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Slow Getting Up: A Story of NFL Survival from the Bottom of the Pileby Nate Jackson
Synopses & Reviews
A moving portrait of the life and legendary career of one of the NFLandrsquo;s most beloved players
Tiaina Baul andldquo;Juniorandrdquo; Seau is widely considered one of the best linebackers ever to play the game.and#160;A ten-time All-Pro and twelve-time Pro Bowl selection, Seau was picked for the NFLandrsquo;s andldquo;All-Decade Teamandrdquo; in the 1990andrsquo;s. His incredible career spanned two decades, during which time he played for the Chargers, Dolphins, and Patriots.and#160;A charismatic leader and competitor known for playing through injuries and leaving it all on the field, Seau started inand#160;almost 250 regular season games and electrified fans with his dynamic play.and#160;
In 2012, at the age of forty-three, Seau committed suicide with a gunshot wound to the chest. News of his death sent shockwaves through the NFL. Later, studies concluded that Seau had been suffering from chronic traumatic encephalopathy (CTE), a type of brain damage. His tragic death opened the door to hundreds of inquiries about the trauma from NFL players and their families.and#160;
Drawing on exclusive access to Seauandrsquo;s family and Seauandrsquo;s never-before-seen diaries and letters, veteran reporter Jim Trotter goes beyond the statistics to paint a moving portrait of a larger-than-life star whose towering achievements in the game came at a great cost.
From longtime NFL reporter and San Diego insider, a moving portrait of the life and legendary career of one of the NFLandrsquo;s most beloved players, felled by the tough guy culture and concussion crisis that pervades the sport.
One man's odyssey into the brutal hive of the national football league
This is not a celebrity tell-all of professional sports. Slow Getting Up is a survivor's real-time account of playing six seasons (twice as long as the average NFL career) for the San Francisco 49ers and the Denver Broncos.
As an unsigned free agent who rose through the practice squad to the starting lineup, Nate Jackson is the talented embodiment of the everyday freak athlete in professional football, one of thousands whose names go unmentioned in the daily press. Through his story recounted here—from scouting combines to preseason cuts to byzantine film studies to glorious touchdown catches—even knowledgeable football fans will glean a new, starkly humanized understanding of the daily rigors and unceasing violence of quotidian life in the NFL.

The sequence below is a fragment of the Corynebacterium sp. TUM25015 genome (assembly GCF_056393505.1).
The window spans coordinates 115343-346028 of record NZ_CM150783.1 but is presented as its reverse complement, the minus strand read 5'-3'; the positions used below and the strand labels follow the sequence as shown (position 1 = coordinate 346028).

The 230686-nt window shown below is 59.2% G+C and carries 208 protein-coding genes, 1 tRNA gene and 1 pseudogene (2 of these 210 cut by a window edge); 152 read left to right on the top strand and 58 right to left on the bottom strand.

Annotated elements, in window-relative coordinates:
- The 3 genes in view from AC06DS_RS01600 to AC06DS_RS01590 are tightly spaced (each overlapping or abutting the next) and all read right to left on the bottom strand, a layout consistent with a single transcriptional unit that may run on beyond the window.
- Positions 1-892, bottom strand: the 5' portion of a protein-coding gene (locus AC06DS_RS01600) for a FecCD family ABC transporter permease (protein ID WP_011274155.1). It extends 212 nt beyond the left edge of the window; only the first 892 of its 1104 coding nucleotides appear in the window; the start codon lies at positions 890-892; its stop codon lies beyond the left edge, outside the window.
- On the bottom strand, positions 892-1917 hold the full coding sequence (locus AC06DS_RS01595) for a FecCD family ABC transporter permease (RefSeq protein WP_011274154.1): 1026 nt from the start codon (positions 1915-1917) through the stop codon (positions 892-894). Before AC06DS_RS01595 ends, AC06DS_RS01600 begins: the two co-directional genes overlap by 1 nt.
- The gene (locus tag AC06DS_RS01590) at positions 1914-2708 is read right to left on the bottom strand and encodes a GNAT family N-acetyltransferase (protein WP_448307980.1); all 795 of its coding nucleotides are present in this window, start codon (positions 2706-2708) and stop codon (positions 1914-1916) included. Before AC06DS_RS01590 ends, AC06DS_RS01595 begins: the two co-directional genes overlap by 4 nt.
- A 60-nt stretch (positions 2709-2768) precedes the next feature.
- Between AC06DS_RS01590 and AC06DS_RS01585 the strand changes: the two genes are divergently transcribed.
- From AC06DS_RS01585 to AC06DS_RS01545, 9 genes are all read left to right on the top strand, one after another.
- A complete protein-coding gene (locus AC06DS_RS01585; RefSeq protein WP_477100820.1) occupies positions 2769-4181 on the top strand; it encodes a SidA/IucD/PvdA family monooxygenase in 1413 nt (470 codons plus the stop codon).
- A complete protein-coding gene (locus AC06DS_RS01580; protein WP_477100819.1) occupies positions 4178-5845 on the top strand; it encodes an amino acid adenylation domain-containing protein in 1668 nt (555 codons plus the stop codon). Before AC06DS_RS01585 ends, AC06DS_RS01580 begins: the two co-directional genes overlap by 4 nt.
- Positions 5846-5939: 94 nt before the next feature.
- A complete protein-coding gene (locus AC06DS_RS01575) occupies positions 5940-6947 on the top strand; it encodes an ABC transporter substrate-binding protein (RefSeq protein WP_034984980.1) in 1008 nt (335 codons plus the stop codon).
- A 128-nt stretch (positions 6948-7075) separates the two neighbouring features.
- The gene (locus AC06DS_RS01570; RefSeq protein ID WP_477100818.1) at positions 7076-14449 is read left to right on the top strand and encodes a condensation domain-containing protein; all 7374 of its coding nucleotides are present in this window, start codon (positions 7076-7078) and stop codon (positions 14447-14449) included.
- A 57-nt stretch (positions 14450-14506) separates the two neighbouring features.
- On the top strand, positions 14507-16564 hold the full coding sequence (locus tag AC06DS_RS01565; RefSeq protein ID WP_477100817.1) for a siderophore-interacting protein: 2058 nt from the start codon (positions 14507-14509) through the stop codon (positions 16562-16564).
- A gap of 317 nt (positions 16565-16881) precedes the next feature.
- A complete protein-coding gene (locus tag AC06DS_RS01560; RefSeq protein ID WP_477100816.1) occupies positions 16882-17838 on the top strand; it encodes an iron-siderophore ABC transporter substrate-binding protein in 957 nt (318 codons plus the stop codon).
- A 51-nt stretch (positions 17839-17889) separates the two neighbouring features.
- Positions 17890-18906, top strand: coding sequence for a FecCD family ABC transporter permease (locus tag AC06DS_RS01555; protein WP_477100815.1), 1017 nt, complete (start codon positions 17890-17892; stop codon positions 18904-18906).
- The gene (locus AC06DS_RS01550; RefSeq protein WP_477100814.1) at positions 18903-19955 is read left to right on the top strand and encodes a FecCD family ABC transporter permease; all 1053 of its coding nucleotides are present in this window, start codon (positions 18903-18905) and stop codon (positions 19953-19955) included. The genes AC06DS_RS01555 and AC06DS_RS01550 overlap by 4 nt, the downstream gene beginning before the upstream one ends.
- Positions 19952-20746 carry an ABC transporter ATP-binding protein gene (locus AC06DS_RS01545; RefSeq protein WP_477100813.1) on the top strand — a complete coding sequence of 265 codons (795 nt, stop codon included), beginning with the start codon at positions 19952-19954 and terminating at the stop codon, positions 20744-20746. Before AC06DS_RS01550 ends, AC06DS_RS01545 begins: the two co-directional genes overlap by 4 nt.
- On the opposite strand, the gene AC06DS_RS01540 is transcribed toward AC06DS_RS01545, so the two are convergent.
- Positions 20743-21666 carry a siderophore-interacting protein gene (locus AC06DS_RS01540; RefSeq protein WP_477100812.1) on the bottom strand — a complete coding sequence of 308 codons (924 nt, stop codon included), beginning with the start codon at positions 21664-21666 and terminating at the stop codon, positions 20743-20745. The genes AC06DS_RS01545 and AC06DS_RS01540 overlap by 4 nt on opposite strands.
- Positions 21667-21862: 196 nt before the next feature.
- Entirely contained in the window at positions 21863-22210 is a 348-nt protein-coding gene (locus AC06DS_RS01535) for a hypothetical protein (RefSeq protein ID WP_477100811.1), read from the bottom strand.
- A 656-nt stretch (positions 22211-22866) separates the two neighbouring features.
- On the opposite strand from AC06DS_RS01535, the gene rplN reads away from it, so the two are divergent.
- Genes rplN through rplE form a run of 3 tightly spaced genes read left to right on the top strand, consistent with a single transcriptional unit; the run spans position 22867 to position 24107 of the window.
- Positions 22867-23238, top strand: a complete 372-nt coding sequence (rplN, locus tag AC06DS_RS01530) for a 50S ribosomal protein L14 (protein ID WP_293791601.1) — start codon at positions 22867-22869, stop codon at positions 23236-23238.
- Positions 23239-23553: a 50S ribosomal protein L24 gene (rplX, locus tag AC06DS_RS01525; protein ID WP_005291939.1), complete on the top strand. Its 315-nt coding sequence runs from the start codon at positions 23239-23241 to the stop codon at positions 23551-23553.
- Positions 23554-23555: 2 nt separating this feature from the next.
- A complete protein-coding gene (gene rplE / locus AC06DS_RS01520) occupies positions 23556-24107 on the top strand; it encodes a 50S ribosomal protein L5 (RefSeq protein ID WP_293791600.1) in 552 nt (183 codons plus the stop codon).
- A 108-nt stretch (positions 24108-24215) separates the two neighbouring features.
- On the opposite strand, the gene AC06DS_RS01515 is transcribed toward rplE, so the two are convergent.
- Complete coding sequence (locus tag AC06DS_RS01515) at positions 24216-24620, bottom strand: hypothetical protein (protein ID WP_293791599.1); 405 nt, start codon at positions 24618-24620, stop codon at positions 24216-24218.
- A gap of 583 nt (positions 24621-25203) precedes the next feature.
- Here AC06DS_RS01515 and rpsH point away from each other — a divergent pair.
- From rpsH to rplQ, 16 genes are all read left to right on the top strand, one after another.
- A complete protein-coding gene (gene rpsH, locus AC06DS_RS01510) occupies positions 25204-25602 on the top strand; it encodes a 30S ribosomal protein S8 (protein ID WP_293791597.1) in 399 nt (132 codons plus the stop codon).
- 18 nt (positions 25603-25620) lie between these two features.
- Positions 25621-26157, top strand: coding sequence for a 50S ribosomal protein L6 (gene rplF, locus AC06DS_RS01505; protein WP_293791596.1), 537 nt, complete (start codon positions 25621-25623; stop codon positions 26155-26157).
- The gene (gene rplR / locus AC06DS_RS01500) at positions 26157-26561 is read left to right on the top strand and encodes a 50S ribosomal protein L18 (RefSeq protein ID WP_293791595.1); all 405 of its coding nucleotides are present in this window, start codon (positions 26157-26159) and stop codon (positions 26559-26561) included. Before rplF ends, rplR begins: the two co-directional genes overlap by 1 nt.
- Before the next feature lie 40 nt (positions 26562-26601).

Fast-paced, lyrical, and hilariously unvarnished, Slow Getting Up is an unforgettable look at the real lives of America's best twenty-year-old athletes putting their bodies and minds through hell.
Nate Jacksons Slow Getting Up is an unvarnished and uncensored memoir of everyday life in the most popular sports league in America—and the most damaging to its players—the National Football League.
After playing college ball at a tiny Division III school, Jackson, a receiver, signed as a free agent with the San Francisco 49ers, before moving to the Denver Broncos. For six seasons in the NFL as a Bronco, he alternated between the practice squad and the active roster, eventually winning a starting spot—a short, tenuous career emblematic of the average pro player.
Drawing from his own experience, Jackson tells the little known story of the hundreds of everyday, "expendable" players whose lives are far different from their superstar colleagues.
From scouting combines to training camps, off-season parties to game-day routines, debilitating physical injuries—including degenerative brain conditions—to poor pensions and financial distress, he offers a funny, and shocking look at life in the NFL, and the young men who risk their health and even their lives to play the game.
About the Author
Nate Jackson played six seasons in the National Football League as a wide receiver and a tight end. His writing has appeared in Deadspin, Slate, Daily Beast, BuzzFeed, the Wall Street Journal, and the New York Times. A native of San Jose, California, he now lives in Los Angeles. This is his first book.
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